Drink Up: Reeds Kombucha (Goji Ginger)

Once upon a time, I did a little too much in a Body Pump Class (read: pulled or squished or fatigued something) and the instructor handed me a ginger-infused Kombucha drink. The first time I took a swig (a little too quickly) I nearly choked to death. It’s definitely an acquired taste. But once I got my first real sip, I couldn’t get enough.

From http://www.naturalnews.com:

Kombucha is rich in glucosamines which helps preserve cartilage structure and prevent joint degeneration. Glucosamines increase hyaluronic acid production within the joint which binds moisture thousands of times its weight in the joint cavity. This provides the joint with structure, moisture, lubrication and flexibility while protecting against free radical damage.

Kombucha is loaded with probiotic bacteria and yeast that make their way into the gut and ward off parasites and pathogens. It is particularly good at minimizing Candida and improves digestion and nutrient assimilation. Kombucha enhances immunity by inoculating the gut with healthy microorganisms and providing anti-oxidants and enzymes.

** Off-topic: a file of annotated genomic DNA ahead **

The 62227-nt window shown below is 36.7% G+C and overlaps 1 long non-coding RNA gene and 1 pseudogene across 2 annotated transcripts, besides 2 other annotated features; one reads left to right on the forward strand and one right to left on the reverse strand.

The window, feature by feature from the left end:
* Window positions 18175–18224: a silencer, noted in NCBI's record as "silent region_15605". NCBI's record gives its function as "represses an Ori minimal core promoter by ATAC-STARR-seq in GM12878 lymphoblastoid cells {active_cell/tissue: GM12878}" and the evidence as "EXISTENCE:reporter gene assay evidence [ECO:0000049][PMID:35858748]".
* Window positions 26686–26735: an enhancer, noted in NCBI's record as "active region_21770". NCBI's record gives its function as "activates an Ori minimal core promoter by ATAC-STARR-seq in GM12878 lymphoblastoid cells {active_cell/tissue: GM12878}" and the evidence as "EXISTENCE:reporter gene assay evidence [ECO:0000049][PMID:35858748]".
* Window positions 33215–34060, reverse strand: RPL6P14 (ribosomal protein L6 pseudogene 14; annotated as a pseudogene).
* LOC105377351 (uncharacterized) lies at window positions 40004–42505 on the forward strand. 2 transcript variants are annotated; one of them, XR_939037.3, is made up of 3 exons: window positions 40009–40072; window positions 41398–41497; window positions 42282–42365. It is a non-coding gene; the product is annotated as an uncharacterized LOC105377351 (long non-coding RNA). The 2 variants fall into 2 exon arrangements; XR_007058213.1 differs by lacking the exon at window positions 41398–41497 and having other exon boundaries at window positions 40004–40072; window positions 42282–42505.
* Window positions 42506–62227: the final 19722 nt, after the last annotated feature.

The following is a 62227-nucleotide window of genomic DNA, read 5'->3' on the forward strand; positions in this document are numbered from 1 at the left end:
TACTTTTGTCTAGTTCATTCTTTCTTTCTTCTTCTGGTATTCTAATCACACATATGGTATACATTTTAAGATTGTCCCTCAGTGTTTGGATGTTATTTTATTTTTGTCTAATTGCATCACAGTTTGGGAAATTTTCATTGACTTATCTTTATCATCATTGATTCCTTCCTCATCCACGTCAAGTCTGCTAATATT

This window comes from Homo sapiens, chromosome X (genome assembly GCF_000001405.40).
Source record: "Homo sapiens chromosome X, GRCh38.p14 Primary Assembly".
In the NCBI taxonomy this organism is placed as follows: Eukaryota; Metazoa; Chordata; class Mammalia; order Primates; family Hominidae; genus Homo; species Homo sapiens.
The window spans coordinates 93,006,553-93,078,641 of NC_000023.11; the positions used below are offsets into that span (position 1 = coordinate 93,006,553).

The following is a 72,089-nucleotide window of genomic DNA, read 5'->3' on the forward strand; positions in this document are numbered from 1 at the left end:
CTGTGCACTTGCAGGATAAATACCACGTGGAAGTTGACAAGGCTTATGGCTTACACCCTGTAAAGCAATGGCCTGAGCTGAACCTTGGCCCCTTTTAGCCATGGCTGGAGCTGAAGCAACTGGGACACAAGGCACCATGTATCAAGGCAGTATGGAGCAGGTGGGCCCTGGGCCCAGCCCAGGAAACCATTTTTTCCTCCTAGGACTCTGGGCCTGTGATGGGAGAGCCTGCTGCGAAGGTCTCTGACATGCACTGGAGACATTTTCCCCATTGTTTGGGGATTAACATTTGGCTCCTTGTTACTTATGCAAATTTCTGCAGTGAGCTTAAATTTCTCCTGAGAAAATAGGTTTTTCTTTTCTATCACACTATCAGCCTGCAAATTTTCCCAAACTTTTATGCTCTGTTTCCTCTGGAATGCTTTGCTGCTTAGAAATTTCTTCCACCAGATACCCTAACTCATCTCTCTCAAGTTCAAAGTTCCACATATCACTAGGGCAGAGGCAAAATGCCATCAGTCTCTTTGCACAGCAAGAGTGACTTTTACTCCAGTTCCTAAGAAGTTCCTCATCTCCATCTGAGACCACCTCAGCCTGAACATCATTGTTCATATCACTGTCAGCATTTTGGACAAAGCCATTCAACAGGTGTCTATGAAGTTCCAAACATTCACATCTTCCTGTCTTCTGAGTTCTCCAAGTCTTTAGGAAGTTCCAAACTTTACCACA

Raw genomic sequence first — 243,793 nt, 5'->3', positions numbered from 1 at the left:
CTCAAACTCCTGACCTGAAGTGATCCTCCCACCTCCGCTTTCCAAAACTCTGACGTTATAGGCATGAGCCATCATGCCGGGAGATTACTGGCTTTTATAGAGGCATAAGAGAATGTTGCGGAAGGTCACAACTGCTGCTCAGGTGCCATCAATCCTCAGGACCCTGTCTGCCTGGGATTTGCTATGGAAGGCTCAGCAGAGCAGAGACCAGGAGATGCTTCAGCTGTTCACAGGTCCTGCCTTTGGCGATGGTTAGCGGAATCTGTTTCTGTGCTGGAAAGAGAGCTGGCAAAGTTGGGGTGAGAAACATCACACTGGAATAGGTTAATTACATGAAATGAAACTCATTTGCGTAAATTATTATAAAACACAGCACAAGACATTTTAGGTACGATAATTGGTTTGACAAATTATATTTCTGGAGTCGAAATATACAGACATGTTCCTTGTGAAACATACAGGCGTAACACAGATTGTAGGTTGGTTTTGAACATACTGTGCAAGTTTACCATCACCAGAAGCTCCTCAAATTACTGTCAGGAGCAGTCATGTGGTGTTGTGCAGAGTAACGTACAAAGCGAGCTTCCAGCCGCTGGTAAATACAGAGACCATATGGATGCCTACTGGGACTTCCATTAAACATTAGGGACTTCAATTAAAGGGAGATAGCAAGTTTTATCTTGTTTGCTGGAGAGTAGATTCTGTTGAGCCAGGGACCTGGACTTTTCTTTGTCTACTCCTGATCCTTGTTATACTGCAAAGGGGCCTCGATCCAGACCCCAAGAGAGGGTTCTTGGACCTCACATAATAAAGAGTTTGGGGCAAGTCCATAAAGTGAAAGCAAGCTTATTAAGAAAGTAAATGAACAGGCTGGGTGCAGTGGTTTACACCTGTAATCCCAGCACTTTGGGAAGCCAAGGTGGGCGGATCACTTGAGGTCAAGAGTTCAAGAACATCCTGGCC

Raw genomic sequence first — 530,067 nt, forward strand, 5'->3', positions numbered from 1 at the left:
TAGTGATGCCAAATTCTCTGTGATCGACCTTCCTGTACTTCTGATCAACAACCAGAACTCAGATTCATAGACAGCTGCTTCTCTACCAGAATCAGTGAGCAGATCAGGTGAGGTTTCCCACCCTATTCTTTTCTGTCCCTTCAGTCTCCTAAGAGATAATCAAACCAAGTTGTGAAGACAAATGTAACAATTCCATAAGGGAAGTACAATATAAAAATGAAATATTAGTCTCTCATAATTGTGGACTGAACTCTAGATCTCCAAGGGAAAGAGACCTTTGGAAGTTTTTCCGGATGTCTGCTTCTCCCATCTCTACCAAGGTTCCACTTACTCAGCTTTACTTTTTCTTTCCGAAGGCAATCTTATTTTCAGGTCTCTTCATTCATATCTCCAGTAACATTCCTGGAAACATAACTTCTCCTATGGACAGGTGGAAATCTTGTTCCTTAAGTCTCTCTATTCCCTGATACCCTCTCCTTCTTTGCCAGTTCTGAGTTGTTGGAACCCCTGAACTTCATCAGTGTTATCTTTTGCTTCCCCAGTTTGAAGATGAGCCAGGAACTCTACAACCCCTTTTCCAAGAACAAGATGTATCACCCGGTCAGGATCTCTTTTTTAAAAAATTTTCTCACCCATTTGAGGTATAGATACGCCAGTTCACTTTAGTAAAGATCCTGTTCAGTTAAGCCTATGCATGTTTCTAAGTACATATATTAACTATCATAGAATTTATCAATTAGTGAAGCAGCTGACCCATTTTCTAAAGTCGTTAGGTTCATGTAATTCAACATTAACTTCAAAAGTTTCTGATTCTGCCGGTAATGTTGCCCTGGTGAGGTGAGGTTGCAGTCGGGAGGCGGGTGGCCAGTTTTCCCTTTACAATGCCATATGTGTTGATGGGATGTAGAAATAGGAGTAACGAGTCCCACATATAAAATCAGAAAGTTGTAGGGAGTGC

This beverage is loaded with enzymes and organic acids that help to detoxify the body. This reduces the load on the pancreas, liver and kidneys and helps the body rid itself of unwanted wastes and destroy cancer cells. Kombucha is rich in glucaric acid which has potent anti-cancer activity.

I’ve tried just about every variety of Kombucha, and I still prefer blends infused with ginger. Reminds of me of Ginger Ale or Ginger Beer… with one heck of a kick.

I tried Reeds Kombucha because I was looking for something light and acidic on a monstrously hot day. I used to drink a ‘Ginger Ade’ version from GT’s — but this one is even sweeter. There’s cane sugar in the Reeds version. I don’t think there is much (or any) sugar in the GT’s version.

There was a wee bit of controversy surrounding Kombucha, because of the fermented nature of the drink. Someone got drunk (not on Kombucha), caused an accident, and blamed the tea or some such. Anyway, this stuff doesn’t affect you as alcohol would. Yes, the base is fermented, but it tastes (and behaves) much like any non-alcoholic carbonated drink. I can’t get enough of the Reeds version. I can’t testify to any of the health benefits… but I can say that I like the way it tastes, and it certainly hasn’t done me any harm.


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